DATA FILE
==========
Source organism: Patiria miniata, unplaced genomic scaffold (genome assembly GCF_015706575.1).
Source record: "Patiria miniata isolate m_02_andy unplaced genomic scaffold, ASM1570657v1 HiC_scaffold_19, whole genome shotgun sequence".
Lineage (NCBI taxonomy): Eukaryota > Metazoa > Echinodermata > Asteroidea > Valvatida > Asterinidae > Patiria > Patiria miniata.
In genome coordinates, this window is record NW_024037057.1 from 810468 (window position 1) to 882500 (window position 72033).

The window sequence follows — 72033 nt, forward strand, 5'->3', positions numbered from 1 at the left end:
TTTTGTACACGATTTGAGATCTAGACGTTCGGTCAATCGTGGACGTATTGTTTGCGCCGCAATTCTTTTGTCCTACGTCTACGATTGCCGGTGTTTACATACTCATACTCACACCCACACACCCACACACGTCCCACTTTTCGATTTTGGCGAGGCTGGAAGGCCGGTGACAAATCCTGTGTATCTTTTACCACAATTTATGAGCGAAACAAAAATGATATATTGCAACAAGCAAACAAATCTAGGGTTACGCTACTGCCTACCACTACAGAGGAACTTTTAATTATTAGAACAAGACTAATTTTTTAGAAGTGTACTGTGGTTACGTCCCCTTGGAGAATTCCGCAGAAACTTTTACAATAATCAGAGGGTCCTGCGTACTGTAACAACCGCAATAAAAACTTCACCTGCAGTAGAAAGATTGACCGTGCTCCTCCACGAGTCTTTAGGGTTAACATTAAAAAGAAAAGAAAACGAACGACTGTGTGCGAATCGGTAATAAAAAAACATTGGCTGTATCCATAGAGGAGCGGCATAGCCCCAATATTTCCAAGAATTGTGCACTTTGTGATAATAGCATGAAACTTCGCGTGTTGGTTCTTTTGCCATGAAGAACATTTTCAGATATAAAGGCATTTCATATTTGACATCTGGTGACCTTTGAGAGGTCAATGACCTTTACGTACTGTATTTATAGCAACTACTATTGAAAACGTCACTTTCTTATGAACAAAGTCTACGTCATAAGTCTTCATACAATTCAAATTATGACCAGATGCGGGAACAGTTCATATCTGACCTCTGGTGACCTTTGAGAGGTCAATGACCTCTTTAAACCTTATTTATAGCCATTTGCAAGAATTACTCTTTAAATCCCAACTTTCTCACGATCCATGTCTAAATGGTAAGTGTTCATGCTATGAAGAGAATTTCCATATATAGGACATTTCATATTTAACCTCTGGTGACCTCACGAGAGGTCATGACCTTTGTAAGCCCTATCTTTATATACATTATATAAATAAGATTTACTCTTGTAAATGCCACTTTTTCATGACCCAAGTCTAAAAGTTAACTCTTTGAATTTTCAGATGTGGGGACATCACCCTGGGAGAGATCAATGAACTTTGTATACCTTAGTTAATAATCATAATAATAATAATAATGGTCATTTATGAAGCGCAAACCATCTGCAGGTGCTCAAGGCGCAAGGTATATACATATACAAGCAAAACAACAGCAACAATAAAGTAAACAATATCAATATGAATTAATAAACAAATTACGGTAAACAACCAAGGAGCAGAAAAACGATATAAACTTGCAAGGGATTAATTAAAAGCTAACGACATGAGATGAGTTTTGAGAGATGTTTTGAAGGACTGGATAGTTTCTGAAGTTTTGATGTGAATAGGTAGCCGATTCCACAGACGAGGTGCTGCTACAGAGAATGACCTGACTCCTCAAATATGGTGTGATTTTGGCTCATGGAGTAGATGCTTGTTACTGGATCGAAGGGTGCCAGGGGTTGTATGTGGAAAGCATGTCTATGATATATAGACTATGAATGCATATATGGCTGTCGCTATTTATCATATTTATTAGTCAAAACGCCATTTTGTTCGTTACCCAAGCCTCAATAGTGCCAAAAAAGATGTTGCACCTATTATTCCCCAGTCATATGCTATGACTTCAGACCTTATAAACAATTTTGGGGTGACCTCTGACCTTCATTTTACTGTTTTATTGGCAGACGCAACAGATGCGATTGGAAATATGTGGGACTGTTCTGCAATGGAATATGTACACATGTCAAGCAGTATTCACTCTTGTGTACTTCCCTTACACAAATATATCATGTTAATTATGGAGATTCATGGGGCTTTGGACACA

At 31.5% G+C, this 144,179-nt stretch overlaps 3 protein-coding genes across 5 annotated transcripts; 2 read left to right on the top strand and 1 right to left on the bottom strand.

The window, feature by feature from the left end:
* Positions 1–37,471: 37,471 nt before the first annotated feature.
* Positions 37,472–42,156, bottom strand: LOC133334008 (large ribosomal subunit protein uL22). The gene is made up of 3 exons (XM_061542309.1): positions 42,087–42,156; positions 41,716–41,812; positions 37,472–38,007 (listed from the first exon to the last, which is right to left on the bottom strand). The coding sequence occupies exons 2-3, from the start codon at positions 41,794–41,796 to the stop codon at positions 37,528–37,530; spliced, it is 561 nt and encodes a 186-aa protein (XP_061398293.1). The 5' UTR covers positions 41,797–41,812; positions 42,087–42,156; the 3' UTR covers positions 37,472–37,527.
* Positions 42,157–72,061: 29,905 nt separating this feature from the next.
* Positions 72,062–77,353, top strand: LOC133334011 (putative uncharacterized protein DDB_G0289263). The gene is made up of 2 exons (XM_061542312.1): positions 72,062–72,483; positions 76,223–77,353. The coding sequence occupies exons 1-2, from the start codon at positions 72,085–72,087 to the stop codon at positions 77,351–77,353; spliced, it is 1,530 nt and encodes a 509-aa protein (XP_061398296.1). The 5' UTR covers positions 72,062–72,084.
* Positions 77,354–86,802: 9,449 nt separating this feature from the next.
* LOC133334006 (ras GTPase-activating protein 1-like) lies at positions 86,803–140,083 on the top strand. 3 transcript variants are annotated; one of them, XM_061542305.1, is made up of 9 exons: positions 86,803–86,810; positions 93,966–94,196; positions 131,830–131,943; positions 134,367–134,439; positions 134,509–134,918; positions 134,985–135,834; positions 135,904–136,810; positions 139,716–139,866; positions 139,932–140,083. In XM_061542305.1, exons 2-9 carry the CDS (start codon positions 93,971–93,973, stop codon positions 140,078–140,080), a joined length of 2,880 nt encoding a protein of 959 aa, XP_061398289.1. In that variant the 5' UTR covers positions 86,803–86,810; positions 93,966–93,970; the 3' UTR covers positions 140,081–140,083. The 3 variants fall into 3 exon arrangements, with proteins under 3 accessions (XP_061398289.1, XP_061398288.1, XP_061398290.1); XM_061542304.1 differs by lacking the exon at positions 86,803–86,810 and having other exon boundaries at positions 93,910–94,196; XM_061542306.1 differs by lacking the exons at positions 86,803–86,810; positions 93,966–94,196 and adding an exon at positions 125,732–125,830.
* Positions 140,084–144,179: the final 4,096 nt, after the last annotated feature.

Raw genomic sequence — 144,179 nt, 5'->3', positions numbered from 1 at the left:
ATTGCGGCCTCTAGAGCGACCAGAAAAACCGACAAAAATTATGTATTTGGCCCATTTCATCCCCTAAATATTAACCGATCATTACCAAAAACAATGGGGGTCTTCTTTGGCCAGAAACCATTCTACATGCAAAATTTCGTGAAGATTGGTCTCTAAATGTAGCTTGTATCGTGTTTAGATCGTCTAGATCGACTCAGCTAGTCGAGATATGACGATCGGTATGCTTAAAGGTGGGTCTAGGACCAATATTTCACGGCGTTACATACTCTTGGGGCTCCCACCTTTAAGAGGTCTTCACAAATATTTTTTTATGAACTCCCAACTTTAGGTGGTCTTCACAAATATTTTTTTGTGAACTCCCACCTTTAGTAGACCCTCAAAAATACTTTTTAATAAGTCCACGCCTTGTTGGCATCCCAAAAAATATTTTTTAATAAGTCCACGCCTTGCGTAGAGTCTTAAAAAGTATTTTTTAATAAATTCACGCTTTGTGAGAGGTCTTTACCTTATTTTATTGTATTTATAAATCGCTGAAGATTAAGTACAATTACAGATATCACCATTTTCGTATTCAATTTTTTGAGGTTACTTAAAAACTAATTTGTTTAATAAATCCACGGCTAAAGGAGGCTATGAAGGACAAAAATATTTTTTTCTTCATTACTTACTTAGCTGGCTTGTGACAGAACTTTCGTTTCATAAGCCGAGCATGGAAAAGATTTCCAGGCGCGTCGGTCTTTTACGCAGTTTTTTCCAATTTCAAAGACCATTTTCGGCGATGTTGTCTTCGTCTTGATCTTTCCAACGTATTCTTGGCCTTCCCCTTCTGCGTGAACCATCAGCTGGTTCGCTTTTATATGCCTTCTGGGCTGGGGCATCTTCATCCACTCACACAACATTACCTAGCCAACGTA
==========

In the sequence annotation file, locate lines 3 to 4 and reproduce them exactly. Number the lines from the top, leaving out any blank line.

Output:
Lineage (NCBI taxonomy): Eukaryota > Metazoa > Echinodermata > Asteroidea > Valvatida > Asterinidae > Patiria > Patiria miniata.
In genome coordinates, this window is record NW_024037057.1 from 810468 (window position 1) to 882500 (window position 72033).